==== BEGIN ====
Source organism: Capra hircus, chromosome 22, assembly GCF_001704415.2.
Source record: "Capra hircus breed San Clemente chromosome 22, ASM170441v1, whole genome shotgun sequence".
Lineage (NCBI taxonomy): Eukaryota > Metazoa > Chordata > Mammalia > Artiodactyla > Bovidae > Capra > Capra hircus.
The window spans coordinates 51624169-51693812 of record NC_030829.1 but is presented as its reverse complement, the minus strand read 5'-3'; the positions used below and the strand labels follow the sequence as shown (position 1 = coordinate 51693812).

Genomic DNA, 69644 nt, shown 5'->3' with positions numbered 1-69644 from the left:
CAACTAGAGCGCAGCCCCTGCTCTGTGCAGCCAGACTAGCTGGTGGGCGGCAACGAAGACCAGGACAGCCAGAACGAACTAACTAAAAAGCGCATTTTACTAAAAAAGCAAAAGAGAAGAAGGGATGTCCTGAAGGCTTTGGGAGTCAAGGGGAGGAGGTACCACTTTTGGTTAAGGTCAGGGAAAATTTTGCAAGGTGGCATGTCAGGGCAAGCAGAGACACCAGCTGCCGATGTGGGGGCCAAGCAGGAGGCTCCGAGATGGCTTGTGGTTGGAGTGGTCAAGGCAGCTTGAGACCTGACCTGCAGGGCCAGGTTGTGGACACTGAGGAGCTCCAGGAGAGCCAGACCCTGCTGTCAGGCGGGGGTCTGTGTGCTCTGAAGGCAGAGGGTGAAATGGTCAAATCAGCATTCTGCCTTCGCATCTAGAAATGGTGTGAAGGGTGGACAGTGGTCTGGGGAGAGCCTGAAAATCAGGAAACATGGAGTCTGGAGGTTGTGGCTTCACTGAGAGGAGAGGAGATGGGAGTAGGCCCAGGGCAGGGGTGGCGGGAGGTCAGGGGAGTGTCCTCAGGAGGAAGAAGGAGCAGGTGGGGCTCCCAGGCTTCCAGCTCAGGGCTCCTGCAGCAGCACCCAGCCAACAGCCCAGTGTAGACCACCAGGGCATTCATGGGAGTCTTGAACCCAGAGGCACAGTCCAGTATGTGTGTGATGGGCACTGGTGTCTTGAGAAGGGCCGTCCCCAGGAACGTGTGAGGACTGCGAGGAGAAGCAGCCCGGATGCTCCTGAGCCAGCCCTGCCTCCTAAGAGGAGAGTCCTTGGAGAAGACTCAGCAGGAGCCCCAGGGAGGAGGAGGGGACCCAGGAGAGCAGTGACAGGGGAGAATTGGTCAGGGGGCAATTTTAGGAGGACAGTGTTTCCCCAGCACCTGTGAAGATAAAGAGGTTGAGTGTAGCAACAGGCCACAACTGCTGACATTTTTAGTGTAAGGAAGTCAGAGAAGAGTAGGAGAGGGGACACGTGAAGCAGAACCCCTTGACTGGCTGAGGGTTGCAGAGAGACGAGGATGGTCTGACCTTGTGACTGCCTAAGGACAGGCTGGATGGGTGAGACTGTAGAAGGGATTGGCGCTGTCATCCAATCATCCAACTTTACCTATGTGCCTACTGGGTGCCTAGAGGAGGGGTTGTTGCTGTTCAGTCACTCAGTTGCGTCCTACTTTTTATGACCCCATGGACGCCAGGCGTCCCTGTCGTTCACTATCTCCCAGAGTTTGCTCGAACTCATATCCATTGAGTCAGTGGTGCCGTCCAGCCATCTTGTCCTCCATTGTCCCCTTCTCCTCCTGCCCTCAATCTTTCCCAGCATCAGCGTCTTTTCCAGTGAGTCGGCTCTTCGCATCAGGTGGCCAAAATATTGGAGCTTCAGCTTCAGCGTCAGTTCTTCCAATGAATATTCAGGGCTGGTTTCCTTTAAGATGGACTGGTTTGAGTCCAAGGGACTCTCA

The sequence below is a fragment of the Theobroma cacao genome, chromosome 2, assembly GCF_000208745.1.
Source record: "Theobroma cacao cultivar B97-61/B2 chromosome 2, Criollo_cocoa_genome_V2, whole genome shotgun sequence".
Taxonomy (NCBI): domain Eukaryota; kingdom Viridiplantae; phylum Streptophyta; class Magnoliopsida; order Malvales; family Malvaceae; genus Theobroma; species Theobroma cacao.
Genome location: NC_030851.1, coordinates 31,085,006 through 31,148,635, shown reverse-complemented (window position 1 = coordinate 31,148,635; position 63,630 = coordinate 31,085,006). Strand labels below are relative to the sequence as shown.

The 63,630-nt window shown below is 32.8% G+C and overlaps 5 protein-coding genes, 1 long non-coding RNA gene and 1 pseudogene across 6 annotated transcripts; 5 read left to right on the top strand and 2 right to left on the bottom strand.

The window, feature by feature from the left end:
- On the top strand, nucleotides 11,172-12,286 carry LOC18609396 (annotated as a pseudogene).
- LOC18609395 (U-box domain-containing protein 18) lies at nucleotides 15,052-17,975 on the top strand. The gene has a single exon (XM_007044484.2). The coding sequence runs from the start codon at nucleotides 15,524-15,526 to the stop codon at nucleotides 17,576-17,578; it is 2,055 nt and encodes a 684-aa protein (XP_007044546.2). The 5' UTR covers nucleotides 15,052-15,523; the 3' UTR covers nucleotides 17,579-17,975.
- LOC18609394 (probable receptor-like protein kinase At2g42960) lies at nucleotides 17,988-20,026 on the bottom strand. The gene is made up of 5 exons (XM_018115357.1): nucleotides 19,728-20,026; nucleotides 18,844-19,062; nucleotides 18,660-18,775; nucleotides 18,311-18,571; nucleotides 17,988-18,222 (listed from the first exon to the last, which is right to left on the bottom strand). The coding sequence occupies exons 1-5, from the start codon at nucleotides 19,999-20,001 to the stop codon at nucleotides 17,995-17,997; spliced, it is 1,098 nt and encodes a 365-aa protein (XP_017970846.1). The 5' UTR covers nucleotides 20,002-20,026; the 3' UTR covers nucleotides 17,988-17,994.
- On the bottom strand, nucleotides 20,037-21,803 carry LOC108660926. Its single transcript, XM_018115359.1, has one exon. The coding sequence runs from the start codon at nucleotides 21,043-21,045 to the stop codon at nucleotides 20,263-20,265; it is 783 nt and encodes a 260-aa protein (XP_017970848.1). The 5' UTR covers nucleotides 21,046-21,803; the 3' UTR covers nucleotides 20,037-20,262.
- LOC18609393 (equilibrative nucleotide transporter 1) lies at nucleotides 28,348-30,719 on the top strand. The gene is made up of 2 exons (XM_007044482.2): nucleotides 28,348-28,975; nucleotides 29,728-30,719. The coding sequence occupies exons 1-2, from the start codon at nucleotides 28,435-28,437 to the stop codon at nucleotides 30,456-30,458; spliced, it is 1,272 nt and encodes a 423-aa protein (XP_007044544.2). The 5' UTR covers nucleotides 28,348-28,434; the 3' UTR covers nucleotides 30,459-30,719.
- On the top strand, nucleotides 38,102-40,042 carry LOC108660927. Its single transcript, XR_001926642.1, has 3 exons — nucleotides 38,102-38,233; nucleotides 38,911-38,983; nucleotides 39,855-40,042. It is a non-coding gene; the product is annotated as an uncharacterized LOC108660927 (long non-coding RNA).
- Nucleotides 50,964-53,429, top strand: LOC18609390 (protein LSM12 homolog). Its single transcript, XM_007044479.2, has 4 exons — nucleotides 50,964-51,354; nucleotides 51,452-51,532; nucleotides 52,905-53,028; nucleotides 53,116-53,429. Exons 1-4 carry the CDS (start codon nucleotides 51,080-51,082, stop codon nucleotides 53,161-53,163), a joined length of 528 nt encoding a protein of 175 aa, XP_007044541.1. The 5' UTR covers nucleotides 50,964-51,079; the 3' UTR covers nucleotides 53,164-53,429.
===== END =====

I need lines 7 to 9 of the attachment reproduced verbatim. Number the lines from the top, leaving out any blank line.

The sequence below is a fragment of the Theobroma cacao genome, chromosome 2, assembly GCF_000208745.1.
Source record: "Theobroma cacao cultivar B97-61/B2 chromosome 2, Criollo_cocoa_genome_V2, whole genome shotgun sequence".
Taxonomy (NCBI): domain Eukaryota; kingdom Viridiplantae; phylum Streptophyta; class Magnoliopsida; order Malvales; family Malvaceae; genus Theobroma; species Theobroma cacao.